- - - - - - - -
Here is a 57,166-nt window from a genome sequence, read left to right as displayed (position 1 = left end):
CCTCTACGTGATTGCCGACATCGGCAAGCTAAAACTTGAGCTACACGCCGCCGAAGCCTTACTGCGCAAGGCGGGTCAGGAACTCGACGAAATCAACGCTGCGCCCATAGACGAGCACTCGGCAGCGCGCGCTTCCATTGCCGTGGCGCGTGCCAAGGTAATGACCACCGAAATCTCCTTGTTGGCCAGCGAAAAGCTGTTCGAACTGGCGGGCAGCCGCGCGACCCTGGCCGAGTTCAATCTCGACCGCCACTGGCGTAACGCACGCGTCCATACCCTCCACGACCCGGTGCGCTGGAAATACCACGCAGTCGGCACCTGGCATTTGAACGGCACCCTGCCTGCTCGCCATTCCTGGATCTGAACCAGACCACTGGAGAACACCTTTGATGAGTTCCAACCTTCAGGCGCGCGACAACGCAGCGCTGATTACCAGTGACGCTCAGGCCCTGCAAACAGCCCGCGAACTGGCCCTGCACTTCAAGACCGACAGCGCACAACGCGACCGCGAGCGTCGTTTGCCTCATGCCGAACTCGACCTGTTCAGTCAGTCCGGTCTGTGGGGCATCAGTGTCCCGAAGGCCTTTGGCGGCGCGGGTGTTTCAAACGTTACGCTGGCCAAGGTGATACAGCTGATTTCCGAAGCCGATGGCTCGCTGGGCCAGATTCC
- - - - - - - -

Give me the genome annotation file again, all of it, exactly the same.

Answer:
Here is a 57,166-nt window from a genome sequence, read left to right as displayed (position 1 = left end):
CCTCTACGTGATTGCCGACATCGGCAAGCTAAAACTTGAGCTACACGCCGCCGAAGCCTTACTGCGCAAGGCGGGTCAGGAACTCGACGAAATCAACGCTGCGCCCATAGACGAGCACTCGGCAGCGCGCGCTTCCATTGCCGTGGCGCGTGCCAAGGTAATGACCACCGAAATCTCCTTGTTGGCCAGCGAAAAGCTGTTCGAACTGGCGGGCAGCCGCGCGACCCTGGCCGAGTTCAATCTCGACCGCCACTGGCGTAACGCACGCGTCCATACCCTCCACGACCCGGTGCGCTGGAAATACCACGCAGTCGGCACCTGGCATTTGAACGGCACCCTGCCTGCTCGCCATTCCTGGATCTGAACCAGACCACTGGAGAACACCTTTGATGAGTTCCAACCTTCAGGCGCGCGACAACGCAGCGCTGATTACCAGTGACGCTCAGGCCCTGCAAACAGCCCGCGAACTGGCCCTGCACTTCAAGACCGACAGCGCACAACGCGACCGCGAGCGTCGTTTGCCTCATGCCGAACTCGACCTGTTCAGTCAGTCCGGTCTGTGGGGCATCAGTGTCCCGAAGGCCTTTGGCGGCGCGGGTGTTTCAAACGTTACGCTGGCCAAGGTGATACAGCTGATTTCCGAAGCCGATGGCTCGCTGGGCCAGATTCC